Defunkt play at Johnny Ds on July 28; call 776-9667.

- Michael Bloom - Boston Phoenix


* Defunkt (1980)
* Strangling me with your Love (1981)
* Thermonuclear Sweat (1982)
* The Razor’s Edge (12"-Maxi-Single, 1982)
* In America (1988)
* Avoid the Funk: a Defunkt Anthology (Compilation, 1988)
* Heroes (1990)
* Live at the Knitting Factory (Live, 1991)
* Crisis (1992)
* Cum Funky (1993)
* Live and Reunified (Live, 1993)
* A Blues Tribute to Muddy Waters and Jimi Hendrix (1994)
* One World (1995)
* Defunkt live in Stuttgart (Live, 1996)
* The Legend of Defunkt, Volume 1 (Compilation, 2001)
* Defunkt – The Legend Continues (2001)
* Defunkt Live in Europe (Live-Doppelalbum, 2002)
* Journey (2004)
* Defunkt + Thermonuclear Sweat ( 2005)
Defunkt Soul feat. Kelli Sae (2009)



Before the Chili Peppers, before Primus or Living Color, before Soulive, Galactic, and all the funk inspired jam bands that came after, there was the grandaddy of them all: Defunkt.
Music blogger Rickey Vincent wrote: "The shit they did in 1980-83, ripping apart jazz and funk boundaries was a TOTAL transformation toward what REAL JAZZ could have been in the 80's, in my strung out opinion.
I REALLY thought Defunkt WAS the next stage in street-smart jazz from the 70's to the 80's: a rugged, ragged, musically intense, energetic, propulsive and ferociously funky set...
A big band horn section, ripping electric guitar, driving, high speed drums & rhythm guitars, and sly and slick blues drenched vocals...yum yum
If you listen to that early 80's Miles Davis, where he tries to get into some spastic funk/jazz with a nasty edge, and basically leaves you unsatisfied...DEFUNKT gets you all the way there..."
Started in 1979 on NYC's lower east side, Defunkt synthesized all the music of the previous generation into a unified funky sound that lit the NYC underground and the international scene on fire.
Joseph Bowie, the trombone playing brother of legendary jazz trumpeter Lester Bowie, built the band from a new generation of musicians, a generation that grew up on Coltrane, James Brown, Miles Davis, Sly Stone, Ornette Coleman, Jimi Hendrix, the MC5, P-Funk, etc. In other words, musicians who understood that it was all music, and disregarded the artificial stylistic barriers erected by purists of all stripes.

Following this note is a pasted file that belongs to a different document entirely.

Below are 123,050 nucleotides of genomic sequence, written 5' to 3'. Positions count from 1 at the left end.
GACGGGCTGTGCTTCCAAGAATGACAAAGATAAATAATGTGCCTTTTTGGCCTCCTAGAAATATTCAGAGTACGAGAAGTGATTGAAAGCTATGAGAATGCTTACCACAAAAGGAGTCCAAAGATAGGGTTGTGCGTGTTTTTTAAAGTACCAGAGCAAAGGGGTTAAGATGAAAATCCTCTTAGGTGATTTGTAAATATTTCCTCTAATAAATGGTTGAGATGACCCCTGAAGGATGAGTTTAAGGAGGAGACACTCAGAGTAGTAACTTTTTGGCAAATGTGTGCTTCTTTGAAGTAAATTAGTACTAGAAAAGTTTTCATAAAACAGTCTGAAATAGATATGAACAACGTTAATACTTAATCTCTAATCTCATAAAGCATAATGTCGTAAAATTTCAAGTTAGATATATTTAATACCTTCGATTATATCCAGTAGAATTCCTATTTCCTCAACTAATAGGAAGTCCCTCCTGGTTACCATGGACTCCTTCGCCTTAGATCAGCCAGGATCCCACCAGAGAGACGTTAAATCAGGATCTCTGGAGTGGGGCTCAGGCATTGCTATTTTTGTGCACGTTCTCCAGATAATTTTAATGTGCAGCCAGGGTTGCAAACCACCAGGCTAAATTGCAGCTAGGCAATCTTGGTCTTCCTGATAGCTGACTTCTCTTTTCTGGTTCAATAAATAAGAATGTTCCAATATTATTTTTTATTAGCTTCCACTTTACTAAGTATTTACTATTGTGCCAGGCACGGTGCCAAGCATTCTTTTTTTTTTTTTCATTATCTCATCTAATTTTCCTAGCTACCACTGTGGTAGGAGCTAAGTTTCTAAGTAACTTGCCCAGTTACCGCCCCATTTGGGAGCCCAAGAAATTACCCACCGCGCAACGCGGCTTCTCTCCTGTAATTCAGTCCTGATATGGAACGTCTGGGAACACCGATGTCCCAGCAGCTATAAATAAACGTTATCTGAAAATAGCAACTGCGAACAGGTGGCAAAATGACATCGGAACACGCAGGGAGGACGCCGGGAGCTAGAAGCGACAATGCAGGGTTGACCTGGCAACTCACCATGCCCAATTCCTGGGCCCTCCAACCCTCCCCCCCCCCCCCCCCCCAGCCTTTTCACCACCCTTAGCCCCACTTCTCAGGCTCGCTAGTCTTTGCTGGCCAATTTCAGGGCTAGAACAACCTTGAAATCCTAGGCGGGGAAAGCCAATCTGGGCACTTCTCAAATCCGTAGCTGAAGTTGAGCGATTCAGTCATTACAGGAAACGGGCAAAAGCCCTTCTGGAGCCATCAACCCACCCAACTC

With darkly poetic lyrics and irresistible dance grooves laced with wildly inventive improvisations, the band pointed a new direction in both jazz and pop. Living Color's Vernon Reid is a Defunkt alumni, and The Red Hot Chili Peppers have cited Defunkt as a major influence:

Defunkt put out several critically acclaimed albums in the 1980's and toured Europe, Japan, and North America frequently, opening shows for The Talking Heads, The Clash, Prince, Jimmy Cliff, King Sunny Ade, Steel Pulse, The Neville Brothers, Living Color, and others. Defunkt became a mainstay on the Summer festival circuit in Europe. In the early '90s the lineup changed, and the band has had continued underground success, releasing several more well received albums.
In 2007, Joseph Bowie reunited the classic 1980's era lineup for a festival tour in Europe under the name "Defunkt: Downtown in the '80s."
In May 2013 The group will return to Europe for a hotly anticipated club tour.
The lineup is: Joseph Bowie: trombone, lead vocals, percussion.
Joseph is a veteran musician who has worked in many styles with many artists, ranging from Albert King, Tyrone Davis, and Dr. John, to Lester Bowie, Anthony Braxton, and Cecil Taylor.
Bill Bickford: guitar, vocals: Bill has worked with Mose Allison, the JB's, Billy Cobham, Liquid Hips and Jack McDuff
Kim Clarke: bass, vocals: Kim has worked with: Joe Henderson, Lester Bowie, Robert Palmer, James Blood Ulmer, Steve Coleman, Oliver Lake, Yusef Lateef, Screaming Jay Hawkins, Cassandra Wilson, Queen Latifah, Candido, and Cindy Blackman.
Ronny Drayton: guitar, vocals: Ronny has worked with: Nonah Hendryx, LaBelle, The Chambers Brothers, James Blood Ulmer, The Family Stand, Roy Ayers, Wilson Pickett, Todd Rundgren, Bill Laswell, Bernie Worrel, David Bowie, Mary J. Blige, and many more...
Kenny Martin drums, vocals Kenny has worked with: Lester Bowie, Jean Paul Bourelly, Otis Blackwell, Liquid Hips, Bob Cunningham, Wolfgang Schmid, DJ Spooky, Monty Alexander, and others.
John Mulkerin: trumpet, vocals: John has worked with: James Chance and the Contortions, Konk, Luther Thomas, Liquid Hips, Pee Wee Ellis, William Parker, Murphy's Law and others.

Band Members